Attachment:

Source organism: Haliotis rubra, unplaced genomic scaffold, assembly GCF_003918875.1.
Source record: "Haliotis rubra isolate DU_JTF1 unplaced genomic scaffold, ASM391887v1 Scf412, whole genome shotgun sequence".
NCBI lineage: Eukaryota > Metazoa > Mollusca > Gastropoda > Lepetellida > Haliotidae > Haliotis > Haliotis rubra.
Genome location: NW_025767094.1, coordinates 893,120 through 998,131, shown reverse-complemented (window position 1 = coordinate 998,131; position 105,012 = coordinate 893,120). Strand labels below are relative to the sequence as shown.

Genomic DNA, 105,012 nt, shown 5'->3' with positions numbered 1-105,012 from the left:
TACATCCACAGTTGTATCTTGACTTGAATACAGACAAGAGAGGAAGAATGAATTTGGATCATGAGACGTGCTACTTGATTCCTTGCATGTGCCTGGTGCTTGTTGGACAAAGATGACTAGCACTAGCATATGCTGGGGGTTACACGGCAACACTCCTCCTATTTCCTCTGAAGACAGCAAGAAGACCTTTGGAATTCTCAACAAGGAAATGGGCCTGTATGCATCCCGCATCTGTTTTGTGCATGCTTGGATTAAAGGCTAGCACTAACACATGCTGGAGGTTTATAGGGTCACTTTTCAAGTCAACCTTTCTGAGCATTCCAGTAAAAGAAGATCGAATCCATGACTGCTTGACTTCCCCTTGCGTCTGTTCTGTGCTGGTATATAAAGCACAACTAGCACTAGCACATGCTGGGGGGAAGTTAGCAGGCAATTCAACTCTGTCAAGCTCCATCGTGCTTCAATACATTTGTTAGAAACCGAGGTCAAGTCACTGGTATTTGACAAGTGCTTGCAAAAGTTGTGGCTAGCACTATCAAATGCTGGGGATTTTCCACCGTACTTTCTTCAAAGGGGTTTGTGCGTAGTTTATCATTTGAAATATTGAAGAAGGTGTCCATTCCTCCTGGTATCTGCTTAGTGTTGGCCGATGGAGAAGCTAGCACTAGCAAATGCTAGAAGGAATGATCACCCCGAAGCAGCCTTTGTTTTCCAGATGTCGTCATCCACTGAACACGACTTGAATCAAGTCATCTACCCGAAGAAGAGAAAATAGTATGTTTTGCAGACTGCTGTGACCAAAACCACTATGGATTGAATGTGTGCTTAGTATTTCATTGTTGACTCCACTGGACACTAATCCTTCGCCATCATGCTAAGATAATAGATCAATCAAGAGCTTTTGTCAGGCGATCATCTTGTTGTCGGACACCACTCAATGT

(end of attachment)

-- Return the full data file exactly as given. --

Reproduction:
Source organism: Haliotis rubra, unplaced genomic scaffold, assembly GCF_003918875.1.
Source record: "Haliotis rubra isolate DU_JTF1 unplaced genomic scaffold, ASM391887v1 Scf412, whole genome shotgun sequence".
NCBI lineage: Eukaryota > Metazoa > Mollusca > Gastropoda > Lepetellida > Haliotidae > Haliotis > Haliotis rubra.
Genome location: NW_025767094.1, coordinates 893,120 through 998,131, shown reverse-complemented (window position 1 = coordinate 998,131; position 105,012 = coordinate 893,120). Strand labels below are relative to the sequence as shown.

Genomic DNA, 105,012 nt, shown 5'->3' with positions numbered 1-105,012 from the left:
TACATCCACAGTTGTATCTTGACTTGAATACAGACAAGAGAGGAAGAATGAATTTGGATCATGAGACGTGCTACTTGATTCCTTGCATGTGCCTGGTGCTTGTTGGACAAAGATGACTAGCACTAGCATATGCTGGGGGTTACACGGCAACACTCCTCCTATTTCCTCTGAAGACAGCAAGAAGACCTTTGGAATTCTCAACAAGGAAATGGGCCTGTATGCATCCCGCATCTGTTTTGTGCATGCTTGGATTAAAGGCTAGCACTAACACATGCTGGAGGTTTATAGGGTCACTTTTCAAGTCAACCTTTCTGAGCATTCCAGTAAAAGAAGATCGAATCCATGACTGCTTGACTTCCCCTTGCGTCTGTTCTGTGCTGGTATATAAAGCACAACTAGCACTAGCACATGCTGGGGGGAAGTTAGCAGGCAATTCAACTCTGTCAAGCTCCATCGTGCTTCAATACATTTGTTAGAAACCGAGGTCAAGTCACTGGTATTTGACAAGTGCTTGCAAAAGTTGTGGCTAGCACTATCAAATGCTGGGGATTTTCCACCGTACTTTCTTCAAAGGGGTTTGTGCGTAGTTTATCATTTGAAATATTGAAGAAGGTGTCCATTCCTCCTGGTATCTGCTTAGTGTTGGCCGATGGAGAAGCTAGCACTAGCAAATGCTAGAAGGAATGATCACCCCGAAGCAGCCTTTGTTTTCCAGATGTCGTCATCCACTGAACACGACTTGAATCAAGTCATCTACCCGAAGAAGAGAAAATAGTATGTTTTGCAGACTGCTGTGACCAAAACCACTATGGATTGAATGTGTGCTTAGTATTTCATTGTTGACTCCACTGGACACTAATCCTTCGCCATCATGCTAAGATAATAGATCAATCAAGAGCTTTTGTCAGGCGATCATCTTGTTGTCGGACACCACTCAATGT